Emigrants in the 19th century

Historians and book authors Astrid Adler and Bruno Leister reported on the topic:
“Emigration in the 19th century from the Grand Duchy of Saxony-Weimar-Eisenach” and “Emigrants from the Geisa Office”.

The local history and history association “Geisaer Amt” and the association for the promotion of art, culture and science Geisa e. V. had on October 18, 2019 together to an interesting lecture about emigrations in the 19th century invited. The speaker was the historian and book author Astrid Adler from Tiefenort.

Chairwoman Doris Heim welcomed the numerous guests on behalf of the Friends and introduced the speaker. Astrid Adler knew a lot to tell about the emigrations in the 19th century from the Grand Duchy of Saxony-Weimar-Eisenach and in her lecture she especially dealt with the emigrants from the Geisa office.

305 Emigrants from Geisa

Thus, the audience learned that there were about 305 emigrants in Geisa at that time. In Wartburgkreis, the emigration rate of the population was highest in Gehaus with 50%, followed by Kieselbach with 46% and Tiefenort with 35%. The rate was 18% in Geisa, 17% in Vacha and lowest in Gerstungen at 10%.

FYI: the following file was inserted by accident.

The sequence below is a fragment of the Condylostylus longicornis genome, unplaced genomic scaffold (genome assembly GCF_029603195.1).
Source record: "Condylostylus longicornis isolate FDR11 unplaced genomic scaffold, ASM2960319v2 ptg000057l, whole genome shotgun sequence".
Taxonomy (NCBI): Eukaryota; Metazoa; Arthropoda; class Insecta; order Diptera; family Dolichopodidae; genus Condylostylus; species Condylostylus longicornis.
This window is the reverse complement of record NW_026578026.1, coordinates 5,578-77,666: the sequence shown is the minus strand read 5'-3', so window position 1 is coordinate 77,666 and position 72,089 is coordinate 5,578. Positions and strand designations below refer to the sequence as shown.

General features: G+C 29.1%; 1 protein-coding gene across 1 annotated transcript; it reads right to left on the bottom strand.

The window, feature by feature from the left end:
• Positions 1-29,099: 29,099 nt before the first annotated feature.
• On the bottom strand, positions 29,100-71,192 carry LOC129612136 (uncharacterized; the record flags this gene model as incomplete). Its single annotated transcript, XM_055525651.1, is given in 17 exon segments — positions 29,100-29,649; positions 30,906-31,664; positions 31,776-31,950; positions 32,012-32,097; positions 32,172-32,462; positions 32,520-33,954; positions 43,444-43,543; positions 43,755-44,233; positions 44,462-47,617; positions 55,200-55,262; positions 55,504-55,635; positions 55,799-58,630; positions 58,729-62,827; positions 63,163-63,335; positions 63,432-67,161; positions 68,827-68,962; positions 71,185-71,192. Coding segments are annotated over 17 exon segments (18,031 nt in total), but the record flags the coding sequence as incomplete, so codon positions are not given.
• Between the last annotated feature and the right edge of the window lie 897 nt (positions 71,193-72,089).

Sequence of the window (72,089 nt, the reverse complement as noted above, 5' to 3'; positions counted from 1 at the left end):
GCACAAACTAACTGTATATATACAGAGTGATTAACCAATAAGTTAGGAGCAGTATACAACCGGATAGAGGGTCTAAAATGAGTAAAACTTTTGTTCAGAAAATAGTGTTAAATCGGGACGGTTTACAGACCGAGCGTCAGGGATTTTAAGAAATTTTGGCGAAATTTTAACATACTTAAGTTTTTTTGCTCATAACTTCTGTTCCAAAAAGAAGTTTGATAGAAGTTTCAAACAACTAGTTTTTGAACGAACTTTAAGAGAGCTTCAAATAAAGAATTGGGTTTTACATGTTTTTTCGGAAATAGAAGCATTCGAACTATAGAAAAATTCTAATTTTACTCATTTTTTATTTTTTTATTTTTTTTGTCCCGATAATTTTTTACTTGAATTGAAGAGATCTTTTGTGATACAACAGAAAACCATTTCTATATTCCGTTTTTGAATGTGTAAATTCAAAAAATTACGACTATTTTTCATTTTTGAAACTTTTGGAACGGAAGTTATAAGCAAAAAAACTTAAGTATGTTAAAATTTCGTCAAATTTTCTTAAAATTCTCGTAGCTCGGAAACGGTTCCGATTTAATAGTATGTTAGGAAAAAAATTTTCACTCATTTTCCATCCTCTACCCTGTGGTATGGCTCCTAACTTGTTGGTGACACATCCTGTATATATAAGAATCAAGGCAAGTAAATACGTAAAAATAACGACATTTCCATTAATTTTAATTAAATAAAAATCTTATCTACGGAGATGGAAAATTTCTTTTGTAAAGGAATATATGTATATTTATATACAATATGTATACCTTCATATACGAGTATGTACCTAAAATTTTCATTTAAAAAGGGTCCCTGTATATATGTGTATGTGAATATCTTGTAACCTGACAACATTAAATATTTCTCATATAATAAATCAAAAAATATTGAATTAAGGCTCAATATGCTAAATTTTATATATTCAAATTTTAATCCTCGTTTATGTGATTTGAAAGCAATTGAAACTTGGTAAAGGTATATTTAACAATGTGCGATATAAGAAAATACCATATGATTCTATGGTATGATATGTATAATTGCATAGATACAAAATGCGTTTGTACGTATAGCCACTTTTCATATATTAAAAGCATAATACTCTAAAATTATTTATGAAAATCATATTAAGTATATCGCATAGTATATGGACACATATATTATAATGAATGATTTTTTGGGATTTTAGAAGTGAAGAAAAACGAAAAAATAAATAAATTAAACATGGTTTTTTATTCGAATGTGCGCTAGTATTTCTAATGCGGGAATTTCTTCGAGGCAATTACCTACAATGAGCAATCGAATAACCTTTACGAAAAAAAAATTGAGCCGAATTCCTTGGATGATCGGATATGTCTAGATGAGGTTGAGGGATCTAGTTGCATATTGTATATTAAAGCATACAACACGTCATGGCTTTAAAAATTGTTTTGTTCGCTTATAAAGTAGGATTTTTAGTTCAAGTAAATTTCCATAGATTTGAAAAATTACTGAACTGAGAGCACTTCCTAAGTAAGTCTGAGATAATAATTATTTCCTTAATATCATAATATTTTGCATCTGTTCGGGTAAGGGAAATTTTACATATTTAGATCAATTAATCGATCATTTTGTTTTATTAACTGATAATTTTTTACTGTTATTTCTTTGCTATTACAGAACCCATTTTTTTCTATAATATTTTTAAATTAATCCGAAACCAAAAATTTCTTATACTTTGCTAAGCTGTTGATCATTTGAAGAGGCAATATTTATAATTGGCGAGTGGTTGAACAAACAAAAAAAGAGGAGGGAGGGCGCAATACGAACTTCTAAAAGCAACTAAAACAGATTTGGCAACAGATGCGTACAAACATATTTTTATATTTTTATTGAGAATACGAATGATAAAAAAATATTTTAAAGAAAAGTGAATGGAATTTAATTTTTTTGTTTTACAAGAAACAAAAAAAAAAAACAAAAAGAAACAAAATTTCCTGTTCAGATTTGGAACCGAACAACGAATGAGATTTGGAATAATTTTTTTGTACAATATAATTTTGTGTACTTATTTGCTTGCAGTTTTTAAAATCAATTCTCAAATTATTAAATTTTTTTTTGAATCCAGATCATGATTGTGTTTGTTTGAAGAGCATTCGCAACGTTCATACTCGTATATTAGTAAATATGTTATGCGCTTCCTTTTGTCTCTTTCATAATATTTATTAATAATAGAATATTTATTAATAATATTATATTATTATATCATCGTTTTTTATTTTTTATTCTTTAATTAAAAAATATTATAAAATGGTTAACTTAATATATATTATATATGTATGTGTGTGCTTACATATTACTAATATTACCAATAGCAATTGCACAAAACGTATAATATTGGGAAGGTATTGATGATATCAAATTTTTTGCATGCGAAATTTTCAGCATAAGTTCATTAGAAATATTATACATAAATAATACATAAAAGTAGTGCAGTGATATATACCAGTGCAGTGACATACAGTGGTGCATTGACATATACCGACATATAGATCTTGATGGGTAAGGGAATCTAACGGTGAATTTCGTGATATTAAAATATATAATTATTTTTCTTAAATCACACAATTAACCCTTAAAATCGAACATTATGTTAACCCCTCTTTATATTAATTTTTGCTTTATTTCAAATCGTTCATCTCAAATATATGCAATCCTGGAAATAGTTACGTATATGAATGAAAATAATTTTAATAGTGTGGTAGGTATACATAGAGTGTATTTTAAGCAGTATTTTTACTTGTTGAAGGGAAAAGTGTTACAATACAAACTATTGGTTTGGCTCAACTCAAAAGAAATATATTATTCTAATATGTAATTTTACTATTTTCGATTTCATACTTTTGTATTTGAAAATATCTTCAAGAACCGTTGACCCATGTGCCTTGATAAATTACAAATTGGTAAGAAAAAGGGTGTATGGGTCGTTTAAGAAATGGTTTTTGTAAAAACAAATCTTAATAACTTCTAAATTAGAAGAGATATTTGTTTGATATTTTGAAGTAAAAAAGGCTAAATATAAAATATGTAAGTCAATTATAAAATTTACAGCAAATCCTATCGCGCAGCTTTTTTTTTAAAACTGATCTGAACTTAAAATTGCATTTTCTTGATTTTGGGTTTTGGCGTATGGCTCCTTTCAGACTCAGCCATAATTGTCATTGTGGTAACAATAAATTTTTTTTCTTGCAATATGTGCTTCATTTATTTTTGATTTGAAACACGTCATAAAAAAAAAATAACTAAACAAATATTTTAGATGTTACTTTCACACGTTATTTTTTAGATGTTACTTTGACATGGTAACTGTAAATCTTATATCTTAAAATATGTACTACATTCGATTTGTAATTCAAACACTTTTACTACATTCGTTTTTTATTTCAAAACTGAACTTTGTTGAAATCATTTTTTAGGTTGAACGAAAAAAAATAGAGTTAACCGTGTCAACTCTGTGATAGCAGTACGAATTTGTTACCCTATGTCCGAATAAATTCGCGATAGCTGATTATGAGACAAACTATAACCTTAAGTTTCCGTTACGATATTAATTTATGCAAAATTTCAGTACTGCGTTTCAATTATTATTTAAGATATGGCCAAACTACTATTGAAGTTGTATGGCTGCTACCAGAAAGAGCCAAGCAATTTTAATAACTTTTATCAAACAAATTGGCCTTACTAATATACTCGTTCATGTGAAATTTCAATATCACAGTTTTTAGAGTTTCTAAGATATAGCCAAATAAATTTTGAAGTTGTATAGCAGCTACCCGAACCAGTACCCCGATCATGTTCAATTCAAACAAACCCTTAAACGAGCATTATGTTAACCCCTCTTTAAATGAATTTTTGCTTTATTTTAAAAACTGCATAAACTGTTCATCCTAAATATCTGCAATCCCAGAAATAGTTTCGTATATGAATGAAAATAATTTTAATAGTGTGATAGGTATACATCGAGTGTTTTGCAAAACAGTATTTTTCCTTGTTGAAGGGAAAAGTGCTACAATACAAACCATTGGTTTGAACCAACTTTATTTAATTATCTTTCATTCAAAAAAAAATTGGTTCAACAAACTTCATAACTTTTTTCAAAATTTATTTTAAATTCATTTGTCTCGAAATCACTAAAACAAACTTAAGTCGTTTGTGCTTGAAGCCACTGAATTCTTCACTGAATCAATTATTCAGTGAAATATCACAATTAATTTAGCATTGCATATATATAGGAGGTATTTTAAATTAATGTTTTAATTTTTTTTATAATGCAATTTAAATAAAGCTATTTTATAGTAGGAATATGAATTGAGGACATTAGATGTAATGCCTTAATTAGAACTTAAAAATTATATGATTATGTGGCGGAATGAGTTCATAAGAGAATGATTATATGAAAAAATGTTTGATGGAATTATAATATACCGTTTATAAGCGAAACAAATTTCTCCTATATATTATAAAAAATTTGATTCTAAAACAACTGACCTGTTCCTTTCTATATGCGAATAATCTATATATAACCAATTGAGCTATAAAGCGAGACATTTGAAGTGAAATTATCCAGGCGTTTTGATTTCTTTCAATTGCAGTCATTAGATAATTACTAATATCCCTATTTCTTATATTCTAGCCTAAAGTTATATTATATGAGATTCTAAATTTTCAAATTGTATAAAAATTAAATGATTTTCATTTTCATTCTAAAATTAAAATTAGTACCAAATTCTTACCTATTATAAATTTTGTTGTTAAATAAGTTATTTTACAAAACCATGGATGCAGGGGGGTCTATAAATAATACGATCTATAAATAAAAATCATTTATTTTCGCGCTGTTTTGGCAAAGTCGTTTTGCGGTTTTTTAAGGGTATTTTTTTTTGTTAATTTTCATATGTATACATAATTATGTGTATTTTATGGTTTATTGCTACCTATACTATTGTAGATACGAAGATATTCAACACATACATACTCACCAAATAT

The author named some emigrants in her lecture and local finds in newspapers or other sources gave a face to the emigrants. Astrid Adler was able to report about emigrants from Apfelbach, Borsch, Bremen, Geblar, Geismar, Ketten, Kranlucken, Otzbach, Schleid, Spahl and Wiesenfeld, because she had thoroughly researched passenger lists and other documents.

Difficult crossing to America

The descriptions of the difficult conditions during the crossing to America were also exciting. The reasons for emigration were mainly economic conditions, but also climate change, crop failure and famine.

Poorhouses were the responsibility of the municipalities, so there was also financial support when residents registered to emigrate. For creditor protection, emigrants had to publish an advertisement twice in the newspaper that they wanted to emigrate; the speaker also showed examples of this.

The 60 or so guests listened very attentively and with interest to Astrid Adler’s descriptions and were then able to ask questions and also discuss with local historian Bruno Leister. Both presented their books and brochures on the subject of emigration.